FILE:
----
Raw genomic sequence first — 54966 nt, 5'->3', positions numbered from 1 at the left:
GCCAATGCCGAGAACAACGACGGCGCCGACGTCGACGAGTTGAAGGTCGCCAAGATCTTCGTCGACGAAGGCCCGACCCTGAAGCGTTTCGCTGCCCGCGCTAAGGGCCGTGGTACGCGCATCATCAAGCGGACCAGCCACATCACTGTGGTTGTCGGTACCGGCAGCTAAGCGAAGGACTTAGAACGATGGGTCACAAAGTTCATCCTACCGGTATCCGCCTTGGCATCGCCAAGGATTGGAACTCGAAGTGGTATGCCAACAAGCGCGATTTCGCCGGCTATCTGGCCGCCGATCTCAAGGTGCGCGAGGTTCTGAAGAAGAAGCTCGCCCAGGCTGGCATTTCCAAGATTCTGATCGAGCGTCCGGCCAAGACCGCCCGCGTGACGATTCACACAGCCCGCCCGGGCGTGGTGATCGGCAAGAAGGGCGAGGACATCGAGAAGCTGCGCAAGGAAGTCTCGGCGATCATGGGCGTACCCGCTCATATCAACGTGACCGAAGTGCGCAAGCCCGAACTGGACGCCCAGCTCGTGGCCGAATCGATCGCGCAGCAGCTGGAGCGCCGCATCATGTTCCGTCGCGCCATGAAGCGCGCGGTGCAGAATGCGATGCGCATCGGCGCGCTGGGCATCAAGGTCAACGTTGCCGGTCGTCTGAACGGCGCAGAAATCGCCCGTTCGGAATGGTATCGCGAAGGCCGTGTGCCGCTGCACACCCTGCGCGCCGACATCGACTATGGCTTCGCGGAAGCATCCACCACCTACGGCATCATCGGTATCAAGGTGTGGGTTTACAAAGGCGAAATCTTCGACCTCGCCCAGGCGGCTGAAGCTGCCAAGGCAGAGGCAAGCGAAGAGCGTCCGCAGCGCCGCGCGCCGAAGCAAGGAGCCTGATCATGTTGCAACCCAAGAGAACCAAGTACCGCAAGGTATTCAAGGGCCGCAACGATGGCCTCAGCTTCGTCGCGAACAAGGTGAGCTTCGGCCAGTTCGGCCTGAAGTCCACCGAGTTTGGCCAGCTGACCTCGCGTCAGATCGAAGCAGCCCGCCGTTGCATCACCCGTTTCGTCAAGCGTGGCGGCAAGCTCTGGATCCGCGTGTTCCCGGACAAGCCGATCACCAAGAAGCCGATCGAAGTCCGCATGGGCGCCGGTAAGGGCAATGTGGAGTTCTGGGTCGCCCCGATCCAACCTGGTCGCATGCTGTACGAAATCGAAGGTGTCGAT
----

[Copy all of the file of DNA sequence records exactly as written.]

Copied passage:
Raw genomic sequence first — 54966 nt, 5'->3', positions numbered from 1 at the left:
GCCAATGCCGAGAACAACGACGGCGCCGACGTCGACGAGTTGAAGGTCGCCAAGATCTTCGTCGACGAAGGCCCGACCCTGAAGCGTTTCGCTGCCCGCGCTAAGGGCCGTGGTACGCGCATCATCAAGCGGACCAGCCACATCACTGTGGTTGTCGGTACCGGCAGCTAAGCGAAGGACTTAGAACGATGGGTCACAAAGTTCATCCTACCGGTATCCGCCTTGGCATCGCCAAGGATTGGAACTCGAAGTGGTATGCCAACAAGCGCGATTTCGCCGGCTATCTGGCCGCCGATCTCAAGGTGCGCGAGGTTCTGAAGAAGAAGCTCGCCCAGGCTGGCATTTCCAAGATTCTGATCGAGCGTCCGGCCAAGACCGCCCGCGTGACGATTCACACAGCCCGCCCGGGCGTGGTGATCGGCAAGAAGGGCGAGGACATCGAGAAGCTGCGCAAGGAAGTCTCGGCGATCATGGGCGTACCCGCTCATATCAACGTGACCGAAGTGCGCAAGCCCGAACTGGACGCCCAGCTCGTGGCCGAATCGATCGCGCAGCAGCTGGAGCGCCGCATCATGTTCCGTCGCGCCATGAAGCGCGCGGTGCAGAATGCGATGCGCATCGGCGCGCTGGGCATCAAGGTCAACGTTGCCGGTCGTCTGAACGGCGCAGAAATCGCCCGTTCGGAATGGTATCGCGAAGGCCGTGTGCCGCTGCACACCCTGCGCGCCGACATCGACTATGGCTTCGCGGAAGCATCCACCACCTACGGCATCATCGGTATCAAGGTGTGGGTTTACAAAGGCGAAATCTTCGACCTCGCCCAGGCGGCTGAAGCTGCCAAGGCAGAGGCAAGCGAAGAGCGTCCGCAGCGCCGCGCGCCGAAGCAAGGAGCCTGATCATGTTGCAACCCAAGAGAACCAAGTACCGCAAGGTATTCAAGGGCCGCAACGATGGCCTCAGCTTCGTCGCGAACAAGGTGAGCTTCGGCCAGTTCGGCCTGAAGTCCACCGAGTTTGGCCAGCTGACCTCGCGTCAGATCGAAGCAGCCCGCCGTTGCATCACCCGTTTCGTCAAGCGTGGCGGCAAGCTCTGGATCCGCGTGTTCCCGGACAAGCCGATCACCAAGAAGCCGATCGAAGTCCGCATGGGCGCCGGTAAGGGCAATGTGGAGTTCTGGGTCGCCCCGATCCAACCTGGTCGCATGCTGTACGAAATCGAAGGTGTCGAT